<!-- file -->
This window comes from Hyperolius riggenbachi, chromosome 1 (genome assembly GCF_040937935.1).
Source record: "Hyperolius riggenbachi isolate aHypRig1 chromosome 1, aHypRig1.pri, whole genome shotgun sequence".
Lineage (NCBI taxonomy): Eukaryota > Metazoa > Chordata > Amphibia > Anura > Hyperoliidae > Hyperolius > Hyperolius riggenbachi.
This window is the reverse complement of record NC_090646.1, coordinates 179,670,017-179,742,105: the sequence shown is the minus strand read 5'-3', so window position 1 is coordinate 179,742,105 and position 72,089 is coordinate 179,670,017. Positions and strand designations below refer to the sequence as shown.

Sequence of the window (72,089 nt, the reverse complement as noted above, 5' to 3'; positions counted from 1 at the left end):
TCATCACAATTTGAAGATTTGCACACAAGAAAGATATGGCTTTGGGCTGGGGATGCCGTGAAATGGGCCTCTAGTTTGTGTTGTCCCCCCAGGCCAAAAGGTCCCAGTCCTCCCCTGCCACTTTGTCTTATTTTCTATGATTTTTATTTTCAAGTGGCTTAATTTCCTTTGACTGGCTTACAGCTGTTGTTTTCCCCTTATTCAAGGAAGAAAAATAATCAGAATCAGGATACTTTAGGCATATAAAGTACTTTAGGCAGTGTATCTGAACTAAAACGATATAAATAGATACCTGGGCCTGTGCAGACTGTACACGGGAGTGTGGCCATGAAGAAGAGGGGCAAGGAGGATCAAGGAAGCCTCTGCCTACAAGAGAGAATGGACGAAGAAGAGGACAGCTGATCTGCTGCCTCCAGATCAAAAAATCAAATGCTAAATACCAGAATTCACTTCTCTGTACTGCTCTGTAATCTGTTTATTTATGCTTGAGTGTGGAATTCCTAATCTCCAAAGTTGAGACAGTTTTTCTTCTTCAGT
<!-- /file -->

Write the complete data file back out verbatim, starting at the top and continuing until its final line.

This window comes from Hyperolius riggenbachi, chromosome 1 (genome assembly GCF_040937935.1).
Source record: "Hyperolius riggenbachi isolate aHypRig1 chromosome 1, aHypRig1.pri, whole genome shotgun sequence".
Lineage (NCBI taxonomy): Eukaryota > Metazoa > Chordata > Amphibia > Anura > Hyperoliidae > Hyperolius > Hyperolius riggenbachi.
This window is the reverse complement of record NC_090646.1, coordinates 179,670,017-179,742,105: the sequence shown is the minus strand read 5'-3', so window position 1 is coordinate 179,742,105 and position 72,089 is coordinate 179,670,017. Positions and strand designations below refer to the sequence as shown.

Sequence of the window (72,089 nt, the reverse complement as noted above, 5' to 3'; positions counted from 1 at the left end):
TCATCACAATTTGAAGATTTGCACACAAGAAAGATATGGCTTTGGGCTGGGGATGCCGTGAAATGGGCCTCTAGTTTGTGTTGTCCCCCCAGGCCAAAAGGTCCCAGTCCTCCCCTGCCACTTTGTCTTATTTTCTATGATTTTTATTTTCAAGTGGCTTAATTTCCTTTGACTGGCTTACAGCTGTTGTTTTCCCCTTATTCAAGGAAGAAAAATAATCAGAATCAGGATACTTTAGGCATATAAAGTACTTTAGGCAGTGTATCTGAACTAAAACGATATAAATAGATACCTGGGCCTGTGCAGACTGTACACGGGAGTGTGGCCATGAAGAAGAGGGGCAAGGAGGATCAAGGAAGCCTCTGCCTACAAGAGAGAATGGACGAAGAAGAGGACAGCTGATCTGCTGCCTCCAGATCAAAAAATCAAATGCTAAATACCAGAATTCACTTCTCTGTACTGCTCTGTAATCTGTTTATTTATGCTTGAGTGTGGAATTCCTAATCTCCAAAGTTGAGACAGTTTTTCTTCTTCAGT